Narrative of the Life of Frederick Douglass eBook

This eBook from the Gutenberg Project consists of approximately 148 pages of information about Narrative of the Life of Frederick Douglass.
For larboard aft, it would be marked thus—­“L.  A.”  For starboard aft, it would be marked thus—­“S.  A.”  I soon learned the names of these letters, and for what they were intended when placed upon a piece of timber in the ship-yard.  I immediately commenced copying them, and in a short time was able to make the four letters named.  After that, when I met with any boy who I knew could write, I would tell him I could write as well as he.  The next word would be, “I don’t believe you.  Let me see you try it.”  I would then make the letters which I had been so fortunate as to learn, and ask him to beat that.  In this way I got a good many lessons in writing, which it is quite possible I should never have gotten in any other way.  During this time, my copy-book was the board fence, brick wall, and pavement; my pen and ink was a lump of chalk.  With these, I learned mainly how to write.  I then commenced and continued copying the Italics in Webster’s Spelling Book, until I could make them all without looking on the book.  By this time, my little Master Thomas had gone to school, and learned how to write, and had written over a number of copy-books.  These had been brought home, and shown to some of our near neighbors, and then laid aside.  My mistress used to go to class meeting at the Wilk Street meetinghouse every Monday afternoon, and leave me to take care of the house.  When left thus, I used to spend the time in writing in the spaces left in Master Thomas’s copy-book, copying what he had written.  I continued to do this until I could write a hand very similar to that of Master Thomas.  Thus, after a long, tedious effort for years, I finally succeeded in learning how to write.


In a very short time after I went to live at Baltimore, my old master’s youngest son Richard died; and in about three years and six months after his death, my old master, Captain Anthony, died, leaving only his son, Andrew, and daughter, Lucretia, to share his estate.  He died while on a visit to see his daughter at Hillsborough.  Cut off thus unexpectedly, he left no will as to the disposal of his property.  It was therefore necessary to have a valuation of the property, that it might be equally divided between Mrs. Lucretia and Master Andrew.  I was immediately sent for, to be valued with the other property.  Here again my feelings rose up in detestation of slavery.  I had now a new conception of my degraded condition.  Prior to this, I had become, if not insensible to my lot, at least partly so.  I left Baltimore with a young heart overborne with sadness, and a soul full of apprehension.  I took passage with Captain Rowe, in the schooner Wild Cat, and, after a sail of about twenty-four hours, I found myself near the place of my birth.  I had now been absent from it almost, if not quite, five years.  I, however, remembered the place very well.  I was only about five years old when I left it, to go and live with my old master on Colonel Lloyd’s plantation; so that I was now between ten and eleven years old.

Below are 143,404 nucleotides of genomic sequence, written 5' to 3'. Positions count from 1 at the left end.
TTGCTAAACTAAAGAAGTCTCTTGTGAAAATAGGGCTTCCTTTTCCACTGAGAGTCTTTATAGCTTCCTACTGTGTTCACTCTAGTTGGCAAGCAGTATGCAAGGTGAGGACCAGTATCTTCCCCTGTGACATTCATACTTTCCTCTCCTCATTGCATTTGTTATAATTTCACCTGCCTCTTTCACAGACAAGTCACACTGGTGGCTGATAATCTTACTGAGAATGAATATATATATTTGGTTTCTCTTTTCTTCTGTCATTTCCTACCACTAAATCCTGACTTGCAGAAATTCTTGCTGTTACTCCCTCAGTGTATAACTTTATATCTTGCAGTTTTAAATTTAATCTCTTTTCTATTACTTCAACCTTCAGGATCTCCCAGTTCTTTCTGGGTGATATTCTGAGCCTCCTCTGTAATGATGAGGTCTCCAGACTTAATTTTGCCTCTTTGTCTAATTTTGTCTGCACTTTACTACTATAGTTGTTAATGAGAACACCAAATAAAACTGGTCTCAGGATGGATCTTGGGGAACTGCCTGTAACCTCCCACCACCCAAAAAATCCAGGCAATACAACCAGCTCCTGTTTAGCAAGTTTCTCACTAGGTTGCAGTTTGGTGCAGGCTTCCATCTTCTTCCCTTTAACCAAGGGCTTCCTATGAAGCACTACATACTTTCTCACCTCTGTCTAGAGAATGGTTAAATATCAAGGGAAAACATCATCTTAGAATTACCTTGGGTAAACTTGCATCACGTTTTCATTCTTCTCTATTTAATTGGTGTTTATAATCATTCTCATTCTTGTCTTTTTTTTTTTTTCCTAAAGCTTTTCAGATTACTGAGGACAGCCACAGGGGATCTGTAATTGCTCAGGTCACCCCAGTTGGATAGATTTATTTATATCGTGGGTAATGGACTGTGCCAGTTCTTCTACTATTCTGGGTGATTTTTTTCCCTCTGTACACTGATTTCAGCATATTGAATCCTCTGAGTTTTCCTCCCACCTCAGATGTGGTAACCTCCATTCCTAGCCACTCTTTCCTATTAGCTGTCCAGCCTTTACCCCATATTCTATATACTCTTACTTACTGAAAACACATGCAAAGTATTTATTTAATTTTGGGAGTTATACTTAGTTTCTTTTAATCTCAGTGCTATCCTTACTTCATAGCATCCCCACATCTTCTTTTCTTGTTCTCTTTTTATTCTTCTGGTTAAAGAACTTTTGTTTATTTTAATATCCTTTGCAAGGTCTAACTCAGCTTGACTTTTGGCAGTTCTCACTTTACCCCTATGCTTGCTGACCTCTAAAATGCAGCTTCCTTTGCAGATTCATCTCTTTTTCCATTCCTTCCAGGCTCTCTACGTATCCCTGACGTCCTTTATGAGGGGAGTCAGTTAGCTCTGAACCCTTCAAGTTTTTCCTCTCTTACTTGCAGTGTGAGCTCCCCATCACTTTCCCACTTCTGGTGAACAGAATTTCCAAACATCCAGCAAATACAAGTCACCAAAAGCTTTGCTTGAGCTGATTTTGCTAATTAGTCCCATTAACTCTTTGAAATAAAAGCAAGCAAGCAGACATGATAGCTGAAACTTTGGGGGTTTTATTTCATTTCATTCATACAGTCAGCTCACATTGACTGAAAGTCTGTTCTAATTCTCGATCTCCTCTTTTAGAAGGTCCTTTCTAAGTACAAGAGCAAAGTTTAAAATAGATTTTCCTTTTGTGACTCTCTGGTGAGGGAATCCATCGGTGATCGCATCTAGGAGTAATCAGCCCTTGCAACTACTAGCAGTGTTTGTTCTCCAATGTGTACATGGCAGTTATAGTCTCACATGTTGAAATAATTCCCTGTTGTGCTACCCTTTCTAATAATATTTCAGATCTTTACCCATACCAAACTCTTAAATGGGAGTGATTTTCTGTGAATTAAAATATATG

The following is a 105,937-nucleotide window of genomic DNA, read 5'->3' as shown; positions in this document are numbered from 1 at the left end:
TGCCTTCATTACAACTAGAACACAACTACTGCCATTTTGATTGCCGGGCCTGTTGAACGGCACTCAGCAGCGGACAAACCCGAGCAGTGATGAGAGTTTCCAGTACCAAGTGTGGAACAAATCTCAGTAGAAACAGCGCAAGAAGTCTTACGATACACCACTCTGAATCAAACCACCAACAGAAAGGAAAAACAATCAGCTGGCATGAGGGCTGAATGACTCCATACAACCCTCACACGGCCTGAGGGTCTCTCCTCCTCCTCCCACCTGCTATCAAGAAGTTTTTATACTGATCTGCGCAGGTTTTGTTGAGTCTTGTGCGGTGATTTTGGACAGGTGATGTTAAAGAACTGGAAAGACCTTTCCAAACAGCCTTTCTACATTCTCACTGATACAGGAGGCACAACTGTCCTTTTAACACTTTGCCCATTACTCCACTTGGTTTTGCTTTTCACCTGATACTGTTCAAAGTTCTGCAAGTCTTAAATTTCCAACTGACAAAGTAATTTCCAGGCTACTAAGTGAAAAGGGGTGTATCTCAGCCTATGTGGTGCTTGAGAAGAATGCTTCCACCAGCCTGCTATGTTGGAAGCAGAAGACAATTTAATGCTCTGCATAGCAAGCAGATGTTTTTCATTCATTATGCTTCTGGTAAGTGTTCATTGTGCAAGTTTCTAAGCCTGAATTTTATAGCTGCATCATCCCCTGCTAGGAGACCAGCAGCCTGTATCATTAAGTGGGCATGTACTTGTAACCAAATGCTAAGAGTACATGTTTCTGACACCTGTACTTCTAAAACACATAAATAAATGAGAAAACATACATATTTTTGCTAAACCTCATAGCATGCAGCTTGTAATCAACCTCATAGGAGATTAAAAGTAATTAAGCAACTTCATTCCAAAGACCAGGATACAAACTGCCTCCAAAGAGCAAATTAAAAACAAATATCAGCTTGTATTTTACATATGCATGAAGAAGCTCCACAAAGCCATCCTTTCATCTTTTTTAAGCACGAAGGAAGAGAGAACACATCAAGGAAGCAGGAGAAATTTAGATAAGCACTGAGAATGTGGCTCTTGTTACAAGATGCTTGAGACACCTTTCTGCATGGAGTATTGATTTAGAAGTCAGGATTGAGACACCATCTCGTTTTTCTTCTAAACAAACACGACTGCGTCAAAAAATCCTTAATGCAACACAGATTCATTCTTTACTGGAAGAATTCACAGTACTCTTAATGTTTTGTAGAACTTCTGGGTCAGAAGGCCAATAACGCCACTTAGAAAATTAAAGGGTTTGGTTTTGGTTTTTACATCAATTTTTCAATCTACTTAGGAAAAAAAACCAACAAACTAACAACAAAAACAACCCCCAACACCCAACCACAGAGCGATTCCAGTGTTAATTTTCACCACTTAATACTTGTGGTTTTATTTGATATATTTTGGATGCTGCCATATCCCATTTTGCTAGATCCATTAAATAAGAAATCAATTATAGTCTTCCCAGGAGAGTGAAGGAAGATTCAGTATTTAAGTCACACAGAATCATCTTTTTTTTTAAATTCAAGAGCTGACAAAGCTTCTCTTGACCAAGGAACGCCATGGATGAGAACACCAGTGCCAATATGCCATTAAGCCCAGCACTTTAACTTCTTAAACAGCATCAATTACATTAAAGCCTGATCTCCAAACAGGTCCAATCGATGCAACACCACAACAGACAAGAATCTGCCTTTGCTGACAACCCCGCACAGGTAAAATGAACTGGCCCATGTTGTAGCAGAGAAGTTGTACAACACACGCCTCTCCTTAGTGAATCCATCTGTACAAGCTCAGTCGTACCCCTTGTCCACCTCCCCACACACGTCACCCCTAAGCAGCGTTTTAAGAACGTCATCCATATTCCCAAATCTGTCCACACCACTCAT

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Narrative of the Life of Frederick Douglass from Project Gutenberg. Public domain.
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